Surprising, revived Mystics open playoffs today

Fast finish with Beard leading gets team in

WNBA Playoffs

September 25, 2004|By Christian Ewell | Christian Ewell,SUN STAFF

The Washington Mystics' march into WNBA's playoffs doesn't seem to be the miraculous run that it appears at first glance.

Even when matters were most grim, often marked as the team's 69-42 loss to Indiana on Sept. 4, being in last place meant that making up 1 1/2 games would put the Mystics into the postseason.

But that probably requires a revisionist viewpoint.

When a team idles the way the Mystics idled for much of this season before losing franchise player Chamique Holdsclaw to an undisclosed medical problem, only to then play its best basketball without her, achieving the playoffs looks downright mystical.

Finding more balance, more physicality and every bit of rookie Alana Beard expected when drafting her with the league's second pick, Washington (17-17) finished the season with five wins in its last six games. Thus, the Mystics open their first-round series with Connecticut at noon today at MCI Center.

"We've brought some life to the franchise with the winning streak to get into the playoffs," said new coach Michael Adams. "We were down for a while. When you're 12-16, it looks bleak, but we managed to keep plugging away."

The Mystics were expected to contend for this result before the season started. After finishing last in the Eastern Conference in 2003, the team picked up All-Star center Chasity Melvin from defunct Cleveland to provide power up front it lacked after Vicky Bullett retired after the 2002 season.

Washington also traded Asjha Jones to acquire former Phoenix point guard Tamicha Jackson in hope of dependable scoring at that spot. Between Jackson, Melvin, and Beard - a three-time All-American at Duke - the point was to give a stronger supporting cast to Holdsclaw, the perennial WNBA All-Star.

And it seemed to work.

After a July 15 victory over Charlotte, the Mystics already had exceeded the win total of 2003, when the team finished 9-25. But that seemed that that would be the high-mark for this team. A West Coast trip started a stretch of five losses out of five games, with Holdsclaw sidelined since appearing in a July 28 loss to Detroit.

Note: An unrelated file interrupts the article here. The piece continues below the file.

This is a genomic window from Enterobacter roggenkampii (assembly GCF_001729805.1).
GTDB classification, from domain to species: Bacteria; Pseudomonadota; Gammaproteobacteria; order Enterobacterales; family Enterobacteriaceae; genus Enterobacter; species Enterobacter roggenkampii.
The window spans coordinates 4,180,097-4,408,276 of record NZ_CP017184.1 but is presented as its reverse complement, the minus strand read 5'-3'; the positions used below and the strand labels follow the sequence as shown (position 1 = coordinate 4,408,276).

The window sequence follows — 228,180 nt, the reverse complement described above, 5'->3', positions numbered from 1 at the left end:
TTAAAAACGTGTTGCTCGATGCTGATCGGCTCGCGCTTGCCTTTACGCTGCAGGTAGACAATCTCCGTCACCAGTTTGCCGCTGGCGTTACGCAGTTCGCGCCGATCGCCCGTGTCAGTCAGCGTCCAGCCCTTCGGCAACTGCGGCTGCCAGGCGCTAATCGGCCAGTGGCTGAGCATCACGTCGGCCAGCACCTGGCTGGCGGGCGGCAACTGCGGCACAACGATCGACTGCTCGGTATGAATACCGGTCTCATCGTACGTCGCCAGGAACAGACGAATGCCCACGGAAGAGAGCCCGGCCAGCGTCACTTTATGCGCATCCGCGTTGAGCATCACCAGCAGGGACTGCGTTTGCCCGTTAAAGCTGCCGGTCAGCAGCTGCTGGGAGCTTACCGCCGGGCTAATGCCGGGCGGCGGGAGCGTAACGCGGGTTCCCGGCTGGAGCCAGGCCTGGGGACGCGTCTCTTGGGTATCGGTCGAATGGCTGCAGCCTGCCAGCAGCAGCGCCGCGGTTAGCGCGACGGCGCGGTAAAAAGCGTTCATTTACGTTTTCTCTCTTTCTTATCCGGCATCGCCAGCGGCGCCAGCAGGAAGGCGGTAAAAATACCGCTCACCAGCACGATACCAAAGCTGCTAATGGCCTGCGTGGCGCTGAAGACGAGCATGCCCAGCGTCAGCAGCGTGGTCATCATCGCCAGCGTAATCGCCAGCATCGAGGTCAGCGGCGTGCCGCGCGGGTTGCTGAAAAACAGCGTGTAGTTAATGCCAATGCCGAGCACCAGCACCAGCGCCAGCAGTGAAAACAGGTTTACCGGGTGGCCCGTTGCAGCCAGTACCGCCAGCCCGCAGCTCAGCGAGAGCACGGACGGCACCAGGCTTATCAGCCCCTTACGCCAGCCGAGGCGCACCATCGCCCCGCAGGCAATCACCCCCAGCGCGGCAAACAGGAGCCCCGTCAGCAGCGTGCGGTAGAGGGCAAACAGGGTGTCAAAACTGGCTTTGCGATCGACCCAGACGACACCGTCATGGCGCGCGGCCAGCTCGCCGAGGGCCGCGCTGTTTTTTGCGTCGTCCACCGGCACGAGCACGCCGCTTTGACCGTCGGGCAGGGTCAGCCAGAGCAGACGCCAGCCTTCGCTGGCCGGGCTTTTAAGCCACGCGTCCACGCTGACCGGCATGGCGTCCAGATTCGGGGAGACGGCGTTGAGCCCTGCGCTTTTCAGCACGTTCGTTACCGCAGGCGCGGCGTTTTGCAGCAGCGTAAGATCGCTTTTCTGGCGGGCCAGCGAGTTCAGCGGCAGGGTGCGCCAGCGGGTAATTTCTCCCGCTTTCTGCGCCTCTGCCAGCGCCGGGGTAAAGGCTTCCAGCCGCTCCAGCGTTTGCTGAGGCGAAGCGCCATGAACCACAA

Washington not only had to figure out how to replace someone averaging 19 points and nine rebounds a game, but also how to deal with the questions of why their best player wasn't performing.

Muriel Page, the only player on the roster to play for the club since joining the WNBA in 1998, said the team "knew that a lot of people had to refocus."

In fact, Washington wasn't the only team to lose a centerpiece player down the stretch. Injuries took Olympians Katie Smith of Minnesota and Swin Cash of Detroit, and those teams also made the playoffs.

At MCI Center, a big factor is that the lack of Holdsclaw forced the other players to think of themselves as go-to performers.

"More people are taking responsibility, whereas in the past, we'd look to a couple of people," Page said. "We know all 11 players on this team can score."

That said, if there's a player gawk-worthy enough to fill Holdsclaw's shoes, it's Beard. After a brief struggle, she's turned out to be the versatile player on both ends of the floor, averaging 19.3 points, 4.3 rebounds, 2.9 assists, 2.2 steals and 1.2 blocks.

(WNBA playoff schedule, 7c)

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